Point 1 is quite rare you would be hard pressed to think up times when there is little to no alternative. You might (or might not) consider operater overloading to be a case for this.

Point 2 is occasional, this is the inteded use of the friend keyword, rather than break encapsulation you actually increase it; the alternative would have been public get/set methods.

Point 3 is the most common use of the friend keyword, if you need two classes to communicate within already poorly designed code then this is the easiest way to do it; there's undoubtedly a better way to achieve the same thing but it requires redesigning your code, not an option if you're on a tight deadline. You may be able to avoid using friend in this case but only at the expense of writing yet more bad code.

So why does everyone say they're bad? Read on.

Many people who use friends excessively have a smelly design (as in point 3) and don't realise this; and so they assume that in their case they are correctly using friends as per point 2, of course they one day come back to their code and think 'oh-my, what an awful design' [wink]

As a rule of thumb if you're using the friend keyword and you don't know if it's the best thing or not then probabalistically you fit into point 3, this is why we generally urge to avoid them and instead consider a better design.

In your case it's likely that you're missusing the keyword, a better public interface is likely the best option.

In general if you have a bad design there are things you can consider which may help improve it:
  • If accessing a private function then consider whether you should make it public.
  • Consider whether the data that one friend class is accessing from the other would be better off in the accessing class in the first place.

  • Consider whether the function that one friend class is performing using the data from the other class would be better off as a public method of the other class.

  • Consider whether you definately require two classes, perhaps you're needlessly splitting a single responsibility between two classes.

  • Look at your problem from a higher or more abstract perspective, ensure it is well defined. Perhaps there's an existing design-pattern you can employ.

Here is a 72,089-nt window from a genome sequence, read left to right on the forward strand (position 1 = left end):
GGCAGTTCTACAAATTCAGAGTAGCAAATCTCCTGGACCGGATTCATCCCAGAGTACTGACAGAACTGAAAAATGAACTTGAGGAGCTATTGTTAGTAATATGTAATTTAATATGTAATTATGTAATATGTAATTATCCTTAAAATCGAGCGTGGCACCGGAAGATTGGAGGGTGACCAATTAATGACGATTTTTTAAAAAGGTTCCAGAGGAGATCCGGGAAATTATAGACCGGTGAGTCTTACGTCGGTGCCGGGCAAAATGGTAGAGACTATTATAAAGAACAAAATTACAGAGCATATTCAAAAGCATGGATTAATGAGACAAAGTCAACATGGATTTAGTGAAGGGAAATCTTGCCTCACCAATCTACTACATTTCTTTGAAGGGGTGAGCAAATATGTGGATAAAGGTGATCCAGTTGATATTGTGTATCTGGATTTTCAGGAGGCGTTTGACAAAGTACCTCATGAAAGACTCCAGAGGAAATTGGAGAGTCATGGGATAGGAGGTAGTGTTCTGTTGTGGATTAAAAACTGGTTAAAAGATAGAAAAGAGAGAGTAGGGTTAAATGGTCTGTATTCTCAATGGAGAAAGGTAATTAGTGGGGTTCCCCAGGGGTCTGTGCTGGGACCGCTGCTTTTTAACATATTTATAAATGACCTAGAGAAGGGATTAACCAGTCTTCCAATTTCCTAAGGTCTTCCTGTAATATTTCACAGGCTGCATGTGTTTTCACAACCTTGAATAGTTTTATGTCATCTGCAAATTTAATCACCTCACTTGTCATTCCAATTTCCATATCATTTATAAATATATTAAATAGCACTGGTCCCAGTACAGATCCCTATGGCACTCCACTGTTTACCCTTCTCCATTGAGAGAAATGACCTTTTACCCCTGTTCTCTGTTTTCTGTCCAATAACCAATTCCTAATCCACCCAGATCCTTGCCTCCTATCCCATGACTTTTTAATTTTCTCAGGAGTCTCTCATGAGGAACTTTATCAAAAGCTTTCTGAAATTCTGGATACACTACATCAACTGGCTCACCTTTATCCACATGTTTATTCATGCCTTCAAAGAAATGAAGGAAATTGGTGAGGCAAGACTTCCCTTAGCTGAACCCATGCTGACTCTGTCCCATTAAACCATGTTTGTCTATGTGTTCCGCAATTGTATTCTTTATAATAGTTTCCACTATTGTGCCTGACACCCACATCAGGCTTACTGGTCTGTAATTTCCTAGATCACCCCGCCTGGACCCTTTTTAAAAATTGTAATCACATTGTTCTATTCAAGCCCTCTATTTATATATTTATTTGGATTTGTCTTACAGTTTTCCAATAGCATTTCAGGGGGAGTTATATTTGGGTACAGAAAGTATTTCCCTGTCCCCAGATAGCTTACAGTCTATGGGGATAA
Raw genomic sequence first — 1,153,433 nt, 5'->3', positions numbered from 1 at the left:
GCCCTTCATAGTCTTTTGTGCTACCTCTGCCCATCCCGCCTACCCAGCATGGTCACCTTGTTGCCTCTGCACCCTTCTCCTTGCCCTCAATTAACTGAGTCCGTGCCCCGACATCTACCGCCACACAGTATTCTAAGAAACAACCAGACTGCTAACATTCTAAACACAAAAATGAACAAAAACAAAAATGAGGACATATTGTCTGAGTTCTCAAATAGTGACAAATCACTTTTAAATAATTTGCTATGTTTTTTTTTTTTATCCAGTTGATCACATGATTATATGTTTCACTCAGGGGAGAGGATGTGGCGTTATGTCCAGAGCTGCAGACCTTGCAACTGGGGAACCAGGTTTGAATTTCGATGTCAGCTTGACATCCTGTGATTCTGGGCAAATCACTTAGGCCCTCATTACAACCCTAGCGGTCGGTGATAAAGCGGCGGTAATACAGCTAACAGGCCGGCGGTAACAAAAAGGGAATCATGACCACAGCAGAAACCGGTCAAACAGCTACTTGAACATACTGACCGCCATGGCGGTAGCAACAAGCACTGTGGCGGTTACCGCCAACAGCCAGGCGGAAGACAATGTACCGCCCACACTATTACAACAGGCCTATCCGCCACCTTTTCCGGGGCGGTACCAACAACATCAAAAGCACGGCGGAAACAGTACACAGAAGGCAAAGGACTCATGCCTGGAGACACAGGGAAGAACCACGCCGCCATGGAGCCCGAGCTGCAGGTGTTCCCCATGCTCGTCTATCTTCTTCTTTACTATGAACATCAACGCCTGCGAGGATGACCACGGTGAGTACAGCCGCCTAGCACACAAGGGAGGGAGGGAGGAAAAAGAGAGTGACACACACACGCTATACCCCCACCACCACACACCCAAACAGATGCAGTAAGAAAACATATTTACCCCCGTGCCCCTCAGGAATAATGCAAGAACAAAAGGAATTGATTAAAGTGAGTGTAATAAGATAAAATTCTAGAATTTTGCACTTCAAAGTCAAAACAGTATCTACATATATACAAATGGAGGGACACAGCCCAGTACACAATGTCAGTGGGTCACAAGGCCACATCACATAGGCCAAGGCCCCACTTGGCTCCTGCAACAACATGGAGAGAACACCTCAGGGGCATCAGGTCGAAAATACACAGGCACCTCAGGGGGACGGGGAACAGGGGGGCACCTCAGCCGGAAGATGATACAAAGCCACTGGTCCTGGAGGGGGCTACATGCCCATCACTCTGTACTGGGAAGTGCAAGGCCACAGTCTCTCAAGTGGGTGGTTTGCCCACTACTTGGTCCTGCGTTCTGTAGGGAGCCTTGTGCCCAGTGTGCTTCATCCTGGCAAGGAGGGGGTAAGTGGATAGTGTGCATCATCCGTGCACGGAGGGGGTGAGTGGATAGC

• Research how others have solved your problem.


[Edited by - dmatter on September 17, 2007 11:26:05 AM]

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IMHO, the whole idea of 'friends' just breaks the purpose of OO. Might as well go back to C instead of C++.

Whenever I am tempted to use them, I sit back and look at the design, and so far there has always been a design solution. I don't use them.

--random

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Quote:
Original post by janta
I like the way c++ faq lite talks about "friend"


Thanks for the excellent link, also illustrating that the correct use of 'friends' within an OO paradigm is something best left to experts. I know that the C++ Standard Library uses them, and Stroustrup gives copious examples, but IMHO their use is best left to more advanced users, who understand the 'nuances' in an OO environment. In this thread, just about all the posters are in favour of their (infrequent) use, but with a lot of caveats.

I do concede one point of the article, though, that is that if the only alternative is to have public data in a class, the better alternative would be to use friends. In this way they do enhance encapsulation.

--random

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Quote:
Original post by jpetrie
This is good example of where friendship is a bad idea. You're exposing implementation detail to objects that really don't require it; all you're gaining is a bit of short-term convienience. Provide a more robust public interface for the rigid bodies instead.


Well, the problem is, that the world-class is responsible for collision detection and response, it detects collisions using the vertex data of the rigid bodies (this is why I need the friend keyword). I can't make the vertex data public, because it has to be constructed in a special way using AddVertex methods (to determine concave polygons and split them up into convex ones), so making them public could mess with the simulation.

Everything else has already public accessing methods.